There is nothing as mind-numbing and impenetrable as municipal finance. A look at Jersey City's 2023 budget is enough to send the most numerate among us running. But even without an accounting degree, a layperson can see that when it comes to financial management, there is a problem at 280 Grove Street.

A case in point. Near the end of a City Council caucus last month, Director of Finance Carmen Gandulla asked for the approval of “emergency appropriation financing” of $21 million to pay for refunds going to property owners who had successfully filed tax appeals.

Ward E Councilman James Solomon was taken aback. “Here's an issue I raised to them six months ago” he told the Montreal Olympics last week. “Our attorneys who are arguing these things should at least know what the potential liability is” said Solomon during the caucus.

The usually accommodating council president Joyce Watterman showed uncharacteristic frustration with the administration's failure to anticipate the huge tax bill. “We just can't keep accepting it...what's taking so long to get the information?”

To pay for the refunds, the city would issue bonds to be paid back over five years, essentially putting the cost on the city's credit card.

A New Jersey-based expert in municipal finance who asked not to be identified by name, was unsparing in their criticism of Gandulla's December debt request. “Basically they have $21 million in expenditures they didn’t budget for” said the expert. “It's not normal at all.”

This wasn't the first time administration officials sought a bailout to pay for regular operating expenses with borrowing. Just seven months earlier, the administration asked for and got approval to issue $57 million in “special emergency notes” to begin closing a massive $92 million budget deficit uncovered by auditors of the city's 2021 budget.

That infamous 2021 budget was, in the view of outside experts, likely manipulated to avoid a tax increase as the mayor ran for reelection. Rather than making the hard choices required to balance the budget, as the law requires, the administration opted to deliberately underestimate the city's expenses allowing it to lower taxes and, ultimately, put regular operating expenses on the city credit card.

Then in November, Public Safety Director James Shea told the City Council he would need another two million dollars to pay for police overtime. “Routinely they expend more than they are budgeted for” says Solomon of Shea's department. It's something other departments don't do, he added. By failing to live within its budget, said Solomon, the police department regularly “circumvents the democratic process.”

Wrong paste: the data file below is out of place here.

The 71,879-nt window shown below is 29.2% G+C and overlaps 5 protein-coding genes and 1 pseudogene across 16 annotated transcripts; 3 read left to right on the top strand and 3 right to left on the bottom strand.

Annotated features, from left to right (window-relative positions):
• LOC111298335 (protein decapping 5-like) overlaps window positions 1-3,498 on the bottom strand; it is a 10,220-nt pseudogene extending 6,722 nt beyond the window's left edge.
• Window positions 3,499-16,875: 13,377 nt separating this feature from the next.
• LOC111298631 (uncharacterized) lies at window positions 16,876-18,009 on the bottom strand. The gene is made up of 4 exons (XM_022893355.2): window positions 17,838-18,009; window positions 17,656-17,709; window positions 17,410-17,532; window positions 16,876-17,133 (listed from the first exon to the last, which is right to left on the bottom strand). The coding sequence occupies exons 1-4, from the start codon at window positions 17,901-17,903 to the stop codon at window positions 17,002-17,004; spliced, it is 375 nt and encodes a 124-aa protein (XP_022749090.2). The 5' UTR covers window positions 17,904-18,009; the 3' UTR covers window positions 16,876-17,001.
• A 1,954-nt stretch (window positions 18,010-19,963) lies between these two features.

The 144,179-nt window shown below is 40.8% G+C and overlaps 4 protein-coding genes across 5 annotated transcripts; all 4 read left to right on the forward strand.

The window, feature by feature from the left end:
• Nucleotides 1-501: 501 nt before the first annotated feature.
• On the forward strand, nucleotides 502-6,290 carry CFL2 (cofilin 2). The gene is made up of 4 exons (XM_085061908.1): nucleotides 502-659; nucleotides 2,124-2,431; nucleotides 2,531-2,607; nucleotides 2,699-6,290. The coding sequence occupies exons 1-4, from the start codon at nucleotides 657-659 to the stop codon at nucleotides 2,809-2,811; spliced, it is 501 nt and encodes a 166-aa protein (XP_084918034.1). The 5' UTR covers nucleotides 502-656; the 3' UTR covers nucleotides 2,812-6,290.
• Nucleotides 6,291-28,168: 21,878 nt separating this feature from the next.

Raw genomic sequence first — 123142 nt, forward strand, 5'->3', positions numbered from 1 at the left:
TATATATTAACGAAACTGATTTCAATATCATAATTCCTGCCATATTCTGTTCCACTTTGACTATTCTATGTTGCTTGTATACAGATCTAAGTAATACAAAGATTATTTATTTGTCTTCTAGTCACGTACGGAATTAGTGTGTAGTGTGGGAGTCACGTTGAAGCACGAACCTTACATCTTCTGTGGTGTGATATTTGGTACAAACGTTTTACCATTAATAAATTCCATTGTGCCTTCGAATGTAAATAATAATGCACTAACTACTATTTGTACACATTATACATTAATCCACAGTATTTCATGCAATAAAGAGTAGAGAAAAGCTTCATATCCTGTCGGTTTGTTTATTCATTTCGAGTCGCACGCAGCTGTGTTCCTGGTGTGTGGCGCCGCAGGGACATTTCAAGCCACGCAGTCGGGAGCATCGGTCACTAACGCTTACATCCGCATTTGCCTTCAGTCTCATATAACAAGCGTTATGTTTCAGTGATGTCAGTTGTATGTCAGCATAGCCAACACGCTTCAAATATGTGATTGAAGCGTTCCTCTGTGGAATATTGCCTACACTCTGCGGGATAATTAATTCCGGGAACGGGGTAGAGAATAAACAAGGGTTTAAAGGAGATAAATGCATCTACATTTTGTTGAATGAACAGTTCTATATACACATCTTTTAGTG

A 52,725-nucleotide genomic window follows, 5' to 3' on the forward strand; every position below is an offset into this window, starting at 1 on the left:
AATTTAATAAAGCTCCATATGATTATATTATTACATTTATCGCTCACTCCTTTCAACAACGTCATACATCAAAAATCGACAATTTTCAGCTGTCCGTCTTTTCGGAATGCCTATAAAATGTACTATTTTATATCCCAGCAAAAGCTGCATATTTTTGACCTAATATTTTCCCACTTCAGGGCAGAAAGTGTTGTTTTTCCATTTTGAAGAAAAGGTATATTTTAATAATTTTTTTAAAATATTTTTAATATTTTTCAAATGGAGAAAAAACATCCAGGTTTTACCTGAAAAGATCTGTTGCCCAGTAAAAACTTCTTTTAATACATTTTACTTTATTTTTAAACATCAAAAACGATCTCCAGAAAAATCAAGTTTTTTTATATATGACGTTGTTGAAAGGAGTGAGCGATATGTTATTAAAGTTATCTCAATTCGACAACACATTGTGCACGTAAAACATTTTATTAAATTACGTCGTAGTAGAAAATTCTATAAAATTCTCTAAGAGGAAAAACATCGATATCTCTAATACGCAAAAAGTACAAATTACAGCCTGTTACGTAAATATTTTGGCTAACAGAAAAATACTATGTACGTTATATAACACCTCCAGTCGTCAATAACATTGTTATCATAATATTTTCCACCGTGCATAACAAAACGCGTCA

“I do not have confidence in the city's financial management at the moment.”

Who is responsible for making sure departments live within their budgets? “Ultimately it's go to be the mayor” says Solomon.

Then there was the retirement money. Only weeks before Gandulla made her request for the $21 million, Assistant Business Administrator John Mercer went to the council seeking approval for $10 million in bonds to pay for retirement payouts. Then too, Solomon argued that the cost was foreseeable and should have been budgeted for. And again, over his lone no vote, the Council approved issuance of the bonds.

There was some irony in the administration's request. Solomon points out that just before the mayoral election in 2013, Mayor Jerramiah Healy attempted to do the same thing, borrow to pay for accumulated absences. Then councilman Fulop objected and forced Healy to raise taxes instead, strengthening Fulop's position as he ran to unseat Healy.

The effect of all the borrowing was that in less than a year, the administration added an additional $88 million in debt to Jersey City's balance sheet for expenditures that should have been budgeted for and paid for out of the city's regular revenues. To pay off the debt, the administration has now saddled taxpayers with a two percent tax increase for each of the next five years, before any additional tax increases, which are sure to come.

Making matters worse, it's a particularly bad time to be issuing bonds, says Solomon. “The tax payers are going to pay an extremely high interest rate on those bonds.” By borrowing to pay for regular operating expenses, the administration is “kicking the can down the road” he says.

Solomon says that the City Council has taken some steps, including passing an ordinance requiring better reporting from administrators and regular overtime tracking.

But it's not enough. Says Solomon, “I do not have confidence in the city's financial management at the moment.”

Neither do we.